Mexico: a kayaking story for cinco de Mayo…

.. or as my family likes to call it… the near death kayak.

About ten years ago, my family decided we wanted to start traveling for Christmas – get some sun in before the long winter haul of the the northeast USA.

We’re not the all inclusive, cruise people so we decided to go to an Eco-retreat & head for Tulum, Mexico to get there before everyone else did (PS everyone already had gotten there first – I maintain it’s still an escape but it’s not the deserted place described by the backpackers of old). Amazing open beach, delicious food (slightly expensive but yummy all the same), margaritas…. who could ask for more?

I am not going to share here where we stayed as it’s our own fault for heading towards a resort that placed the greater emphasis on eco before we were all really ready for salt water showers, ancient plumbing, very public windows. It was one very very expensive camp out which by the way serves us right. I caution any traveler who wants to fake rough it that sometimes, it can seem that one is paying a premium to do just that  – just be happy you have a bed, walls, roof – forget the thread count, the natural products in the bathroom – you’re staying in a slightly enhanced tent/yurt and either be cool with that or stay somewhere else.

I also blame the bizarre cold snap – you know when the Norwegians staying next door complain it’s cold, well, it’s cold. The mother told me she was worried about her nine year old in the night and tried to cover him up with some more towels and he thought she was giving him a reassuring pat, to say, hey kid, I know it’s freezing & you’ll make it. We comforted ourselves by eating lots of delicious seafood & tacos, going to the Coba ruins, heading into town for supplies and swimming in cenotes, sitting in the sun (really only very cold at night). We just were missing one thing – some time on the water and some kayaking. No worries, last day we planned to head out on a sunset kayak in the nearby biosphere with some bird watching.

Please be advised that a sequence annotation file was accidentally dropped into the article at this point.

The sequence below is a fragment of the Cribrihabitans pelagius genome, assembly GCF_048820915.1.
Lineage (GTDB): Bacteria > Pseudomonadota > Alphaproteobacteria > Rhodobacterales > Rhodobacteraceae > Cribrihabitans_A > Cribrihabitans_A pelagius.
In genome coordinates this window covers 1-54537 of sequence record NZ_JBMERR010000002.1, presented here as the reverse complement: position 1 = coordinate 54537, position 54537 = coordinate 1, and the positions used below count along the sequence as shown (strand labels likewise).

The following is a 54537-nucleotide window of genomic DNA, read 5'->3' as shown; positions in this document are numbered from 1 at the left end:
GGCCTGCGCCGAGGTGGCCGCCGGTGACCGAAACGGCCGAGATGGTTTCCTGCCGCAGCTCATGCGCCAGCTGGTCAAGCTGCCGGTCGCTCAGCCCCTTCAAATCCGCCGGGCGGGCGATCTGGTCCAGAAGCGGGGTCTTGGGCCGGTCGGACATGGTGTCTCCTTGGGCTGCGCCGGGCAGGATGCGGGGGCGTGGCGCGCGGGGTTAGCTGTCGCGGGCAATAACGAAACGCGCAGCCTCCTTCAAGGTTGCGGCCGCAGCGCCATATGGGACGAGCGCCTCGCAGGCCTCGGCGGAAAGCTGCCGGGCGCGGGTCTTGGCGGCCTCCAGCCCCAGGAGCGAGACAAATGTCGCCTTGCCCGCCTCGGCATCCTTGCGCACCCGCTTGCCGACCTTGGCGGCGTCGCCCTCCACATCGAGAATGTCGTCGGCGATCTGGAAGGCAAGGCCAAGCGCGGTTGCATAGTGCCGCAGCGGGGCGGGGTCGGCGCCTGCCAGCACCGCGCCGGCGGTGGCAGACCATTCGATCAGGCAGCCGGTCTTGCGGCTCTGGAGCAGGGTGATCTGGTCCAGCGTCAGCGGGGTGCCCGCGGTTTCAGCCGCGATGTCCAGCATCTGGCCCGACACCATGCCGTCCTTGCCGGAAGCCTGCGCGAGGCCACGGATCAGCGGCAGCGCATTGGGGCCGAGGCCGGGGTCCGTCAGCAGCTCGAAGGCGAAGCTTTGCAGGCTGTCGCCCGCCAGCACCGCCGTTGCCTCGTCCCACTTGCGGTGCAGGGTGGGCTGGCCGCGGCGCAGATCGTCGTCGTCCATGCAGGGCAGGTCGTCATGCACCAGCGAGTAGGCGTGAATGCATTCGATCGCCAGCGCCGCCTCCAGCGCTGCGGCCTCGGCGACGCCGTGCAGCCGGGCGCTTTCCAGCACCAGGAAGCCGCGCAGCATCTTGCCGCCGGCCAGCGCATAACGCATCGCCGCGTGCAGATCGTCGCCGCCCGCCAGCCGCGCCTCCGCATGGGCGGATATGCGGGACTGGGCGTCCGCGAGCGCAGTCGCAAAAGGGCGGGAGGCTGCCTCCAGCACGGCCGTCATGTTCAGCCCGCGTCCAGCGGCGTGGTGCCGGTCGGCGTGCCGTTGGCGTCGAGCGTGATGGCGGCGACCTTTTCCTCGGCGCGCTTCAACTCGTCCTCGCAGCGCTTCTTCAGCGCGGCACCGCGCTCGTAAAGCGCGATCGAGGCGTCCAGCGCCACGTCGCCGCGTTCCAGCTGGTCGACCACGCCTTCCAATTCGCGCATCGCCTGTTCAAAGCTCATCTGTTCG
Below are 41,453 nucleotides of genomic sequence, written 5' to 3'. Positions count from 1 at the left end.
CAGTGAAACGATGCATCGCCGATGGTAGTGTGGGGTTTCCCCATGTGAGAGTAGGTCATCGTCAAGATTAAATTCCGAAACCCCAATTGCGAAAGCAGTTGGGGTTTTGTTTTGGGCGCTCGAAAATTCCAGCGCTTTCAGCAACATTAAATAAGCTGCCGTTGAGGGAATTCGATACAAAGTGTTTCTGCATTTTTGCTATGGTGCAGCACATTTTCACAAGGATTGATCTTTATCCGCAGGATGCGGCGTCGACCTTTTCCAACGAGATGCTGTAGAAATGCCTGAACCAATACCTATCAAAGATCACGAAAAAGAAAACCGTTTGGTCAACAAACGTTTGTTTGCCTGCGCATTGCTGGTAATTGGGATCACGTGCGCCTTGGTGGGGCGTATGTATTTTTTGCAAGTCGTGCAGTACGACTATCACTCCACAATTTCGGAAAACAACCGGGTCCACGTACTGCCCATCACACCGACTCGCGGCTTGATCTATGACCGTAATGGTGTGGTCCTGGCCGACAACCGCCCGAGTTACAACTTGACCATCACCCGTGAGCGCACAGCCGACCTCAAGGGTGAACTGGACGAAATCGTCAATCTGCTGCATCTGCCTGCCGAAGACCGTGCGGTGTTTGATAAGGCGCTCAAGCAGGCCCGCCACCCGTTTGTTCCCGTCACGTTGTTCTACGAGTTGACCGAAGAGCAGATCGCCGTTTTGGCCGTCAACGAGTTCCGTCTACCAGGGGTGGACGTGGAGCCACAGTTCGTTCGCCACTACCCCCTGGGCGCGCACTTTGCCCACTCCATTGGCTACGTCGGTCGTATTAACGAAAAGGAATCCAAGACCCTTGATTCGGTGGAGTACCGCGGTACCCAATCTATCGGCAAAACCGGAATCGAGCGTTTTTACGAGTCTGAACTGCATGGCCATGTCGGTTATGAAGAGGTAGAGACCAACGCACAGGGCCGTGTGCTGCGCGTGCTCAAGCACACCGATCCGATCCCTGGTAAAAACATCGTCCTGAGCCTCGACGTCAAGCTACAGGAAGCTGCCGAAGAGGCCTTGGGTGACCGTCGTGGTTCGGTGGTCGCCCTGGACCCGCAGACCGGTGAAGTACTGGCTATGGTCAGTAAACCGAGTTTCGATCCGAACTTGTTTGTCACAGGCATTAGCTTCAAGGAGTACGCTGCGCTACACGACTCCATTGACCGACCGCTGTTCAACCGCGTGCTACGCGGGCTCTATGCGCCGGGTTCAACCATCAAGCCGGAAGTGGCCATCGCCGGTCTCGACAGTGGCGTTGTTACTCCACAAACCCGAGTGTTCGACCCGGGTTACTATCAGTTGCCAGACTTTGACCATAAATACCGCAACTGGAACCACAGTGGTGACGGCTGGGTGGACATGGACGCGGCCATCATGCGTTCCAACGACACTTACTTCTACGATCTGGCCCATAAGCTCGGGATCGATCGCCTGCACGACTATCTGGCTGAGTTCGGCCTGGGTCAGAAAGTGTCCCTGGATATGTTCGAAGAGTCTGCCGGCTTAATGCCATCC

There were a number of warning signs… it was far too windy for kayaking, the van was terribly late picking up all the other people at the resorts/hotels/cabanas on the way (who were only going for a motorized version of what we were going to do) and the clincher…. the exhausted and speechless group of returning water people who had been out before us… bells should have rung for sure… but we’re good sports or at least 75% of are (be nice – don’t guess correctly that I am the bad 25% ) and we’d made it through seven days in the Swiss cheese walled cabin, we were ready.

Off the four of us went…. two people to each heavy old fiberglass kayak, no sea skirts and wind so strong now, white caps in the normally calm bay. We were introduced to… let’s call him Pierre (not his real name) – a Frenchman, maybe 22 at most, escaping France for some fun before his real life began. There was a safety briefing but as we’d all kayaked before – both on lakes and ocean – he deemed us fit to shove off. And yes, we were wearing life jackets.

Immediately, we struggled but we pushed on – off across the white capped water, towards an island in the middle to see the birds (later to be called by me the f%^king birds) and while I wasn’t in the greatest of shape, my sister and her friend were so believe me, it really was hard. We had conned the poor friend into coming with us – know her family were practically survivalists to our hedonists.

I was too focused on paddling to notice Pierre had grown agitated – I was maybe appreciating a rest by the island – wishing I were safely motoring around the other side, enjoying a nice Pacifico beer.